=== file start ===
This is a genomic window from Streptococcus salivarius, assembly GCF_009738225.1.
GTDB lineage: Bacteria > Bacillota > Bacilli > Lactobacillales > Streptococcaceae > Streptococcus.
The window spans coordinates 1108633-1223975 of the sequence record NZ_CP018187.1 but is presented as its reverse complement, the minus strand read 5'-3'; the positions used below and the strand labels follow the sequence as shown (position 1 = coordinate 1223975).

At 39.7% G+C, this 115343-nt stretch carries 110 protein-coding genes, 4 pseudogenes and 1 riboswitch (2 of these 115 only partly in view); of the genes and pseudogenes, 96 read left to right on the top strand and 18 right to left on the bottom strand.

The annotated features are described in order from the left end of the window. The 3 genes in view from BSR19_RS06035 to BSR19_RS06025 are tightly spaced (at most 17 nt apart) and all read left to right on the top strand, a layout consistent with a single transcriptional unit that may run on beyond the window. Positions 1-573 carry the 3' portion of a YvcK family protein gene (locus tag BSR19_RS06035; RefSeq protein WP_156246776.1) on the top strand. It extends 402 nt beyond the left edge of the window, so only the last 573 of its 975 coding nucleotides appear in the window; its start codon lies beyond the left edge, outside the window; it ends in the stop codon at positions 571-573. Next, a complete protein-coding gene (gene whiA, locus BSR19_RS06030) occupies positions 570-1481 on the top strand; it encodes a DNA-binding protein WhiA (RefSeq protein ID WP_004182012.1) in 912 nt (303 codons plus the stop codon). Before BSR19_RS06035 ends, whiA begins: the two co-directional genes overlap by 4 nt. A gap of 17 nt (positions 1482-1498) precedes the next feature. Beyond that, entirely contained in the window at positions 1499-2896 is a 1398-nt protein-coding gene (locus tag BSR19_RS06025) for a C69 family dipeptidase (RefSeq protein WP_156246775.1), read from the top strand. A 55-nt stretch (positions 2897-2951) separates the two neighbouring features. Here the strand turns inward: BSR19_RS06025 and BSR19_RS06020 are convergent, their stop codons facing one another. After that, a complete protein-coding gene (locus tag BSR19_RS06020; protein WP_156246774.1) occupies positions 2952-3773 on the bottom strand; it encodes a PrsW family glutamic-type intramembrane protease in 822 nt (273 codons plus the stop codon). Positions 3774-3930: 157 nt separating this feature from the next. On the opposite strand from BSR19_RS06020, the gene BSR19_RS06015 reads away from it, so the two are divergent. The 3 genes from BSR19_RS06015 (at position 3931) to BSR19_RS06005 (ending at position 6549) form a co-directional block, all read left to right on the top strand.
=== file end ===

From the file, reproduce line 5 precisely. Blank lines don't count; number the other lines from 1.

The annotated features are described in order from the left end of the window. The 3 genes in view from BSR19_RS06035 to BSR19_RS06025 are tightly spaced (at most 17 nt apart) and all read left to right on the top strand, a layout consistent with a single transcriptional unit that may run on beyond the window. Positions 1-573 carry the 3' portion of a YvcK family protein gene (locus tag BSR19_RS06035; RefSeq protein WP_156246776.1) on the top strand. It extends 402 nt beyond the left edge of the window, so only the last 573 of its 975 coding nucleotides appear in the window; its start codon lies beyond the left edge, outside the window; it ends in the stop codon at positions 571-573. Next, a complete protein-coding gene (gene whiA, locus BSR19_RS06030) occupies positions 570-1481 on the top strand; it encodes a DNA-binding protein WhiA (RefSeq protein ID WP_004182012.1) in 912 nt (303 codons plus the stop codon). Before BSR19_RS06035 ends, whiA begins: the two co-directional genes overlap by 4 nt. A gap of 17 nt (positions 1482-1498) precedes the next feature. Beyond that, entirely contained in the window at positions 1499-2896 is a 1398-nt protein-coding gene (locus tag BSR19_RS06025) for a C69 family dipeptidase (RefSeq protein WP_156246775.1), read from the top strand. A 55-nt stretch (positions 2897-2951) separates the two neighbouring features. Here the strand turns inward: BSR19_RS06025 and BSR19_RS06020 are convergent, their stop codons facing one another. After that, a complete protein-coding gene (locus tag BSR19_RS06020; protein WP_156246774.1) occupies positions 2952-3773 on the bottom strand; it encodes a PrsW family glutamic-type intramembrane protease in 822 nt (273 codons plus the stop codon). Positions 3774-3930: 157 nt separating this feature from the next. On the opposite strand from BSR19_RS06020, the gene BSR19_RS06015 reads away from it, so the two are divergent. The 3 genes from BSR19_RS06015 (at position 3931) to BSR19_RS06005 (ending at position 6549) form a co-directional block, all read left to right on the top strand.